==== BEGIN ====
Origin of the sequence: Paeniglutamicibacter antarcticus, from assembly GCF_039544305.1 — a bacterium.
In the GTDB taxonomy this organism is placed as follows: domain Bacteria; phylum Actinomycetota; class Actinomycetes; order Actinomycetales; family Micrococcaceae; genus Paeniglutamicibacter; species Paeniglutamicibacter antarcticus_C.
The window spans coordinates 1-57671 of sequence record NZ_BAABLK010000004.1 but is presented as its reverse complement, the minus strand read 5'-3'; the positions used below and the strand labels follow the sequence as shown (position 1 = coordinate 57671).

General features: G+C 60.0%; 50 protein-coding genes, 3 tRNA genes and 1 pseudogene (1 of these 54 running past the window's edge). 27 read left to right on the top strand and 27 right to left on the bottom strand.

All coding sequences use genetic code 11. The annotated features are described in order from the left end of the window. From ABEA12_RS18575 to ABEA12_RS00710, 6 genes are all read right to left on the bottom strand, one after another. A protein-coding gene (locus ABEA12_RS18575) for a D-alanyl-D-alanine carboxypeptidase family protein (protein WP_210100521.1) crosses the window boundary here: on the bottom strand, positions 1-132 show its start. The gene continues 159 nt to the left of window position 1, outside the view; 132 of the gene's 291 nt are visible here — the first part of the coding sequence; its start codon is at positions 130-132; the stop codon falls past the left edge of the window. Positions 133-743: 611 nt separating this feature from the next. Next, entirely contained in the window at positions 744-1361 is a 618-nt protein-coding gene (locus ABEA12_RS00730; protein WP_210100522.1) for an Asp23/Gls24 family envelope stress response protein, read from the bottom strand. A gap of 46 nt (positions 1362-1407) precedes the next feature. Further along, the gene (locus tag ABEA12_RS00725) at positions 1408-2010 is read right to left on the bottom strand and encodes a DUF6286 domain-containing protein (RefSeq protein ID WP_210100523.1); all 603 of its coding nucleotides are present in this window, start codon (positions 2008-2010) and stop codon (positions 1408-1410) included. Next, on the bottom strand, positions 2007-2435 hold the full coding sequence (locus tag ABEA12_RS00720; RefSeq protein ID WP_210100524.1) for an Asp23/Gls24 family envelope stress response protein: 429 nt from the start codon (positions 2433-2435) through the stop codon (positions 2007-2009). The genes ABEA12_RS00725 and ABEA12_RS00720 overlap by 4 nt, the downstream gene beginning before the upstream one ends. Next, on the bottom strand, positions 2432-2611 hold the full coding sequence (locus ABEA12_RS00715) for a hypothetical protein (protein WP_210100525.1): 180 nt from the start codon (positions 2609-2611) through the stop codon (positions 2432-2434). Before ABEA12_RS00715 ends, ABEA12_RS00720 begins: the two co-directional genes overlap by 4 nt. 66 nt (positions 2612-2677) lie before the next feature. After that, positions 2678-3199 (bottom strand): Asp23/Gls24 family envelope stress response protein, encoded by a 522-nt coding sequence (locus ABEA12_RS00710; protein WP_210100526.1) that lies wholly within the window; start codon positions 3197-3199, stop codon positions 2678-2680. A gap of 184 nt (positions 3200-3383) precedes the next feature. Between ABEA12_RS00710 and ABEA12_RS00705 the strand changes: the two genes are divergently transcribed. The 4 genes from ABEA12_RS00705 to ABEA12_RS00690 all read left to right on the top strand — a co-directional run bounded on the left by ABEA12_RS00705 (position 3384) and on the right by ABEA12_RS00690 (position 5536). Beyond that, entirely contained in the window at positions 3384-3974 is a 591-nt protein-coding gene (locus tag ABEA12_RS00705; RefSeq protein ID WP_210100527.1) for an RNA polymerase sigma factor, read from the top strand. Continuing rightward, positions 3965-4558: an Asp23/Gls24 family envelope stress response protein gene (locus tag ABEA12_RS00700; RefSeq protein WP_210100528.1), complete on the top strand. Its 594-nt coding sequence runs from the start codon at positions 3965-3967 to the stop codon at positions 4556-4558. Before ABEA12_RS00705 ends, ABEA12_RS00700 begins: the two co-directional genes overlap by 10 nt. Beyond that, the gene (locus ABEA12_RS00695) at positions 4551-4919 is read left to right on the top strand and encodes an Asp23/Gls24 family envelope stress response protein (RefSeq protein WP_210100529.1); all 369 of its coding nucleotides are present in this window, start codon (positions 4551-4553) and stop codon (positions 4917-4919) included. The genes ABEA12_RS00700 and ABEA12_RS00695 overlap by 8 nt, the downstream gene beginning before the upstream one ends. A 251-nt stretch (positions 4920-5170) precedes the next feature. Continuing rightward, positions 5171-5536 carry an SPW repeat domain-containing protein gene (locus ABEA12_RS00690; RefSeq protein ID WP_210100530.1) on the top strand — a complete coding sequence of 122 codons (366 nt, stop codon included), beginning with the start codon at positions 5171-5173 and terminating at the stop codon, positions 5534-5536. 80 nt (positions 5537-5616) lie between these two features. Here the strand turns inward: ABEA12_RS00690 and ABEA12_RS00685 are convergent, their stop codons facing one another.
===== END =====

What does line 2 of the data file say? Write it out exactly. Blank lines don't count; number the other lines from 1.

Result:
In the GTDB taxonomy this organism is placed as follows: domain Bacteria; phylum Actinomycetota; class Actinomycetes; order Actinomycetales; family Micrococcaceae; genus Paeniglutamicibacter; species Paeniglutamicibacter antarcticus_C.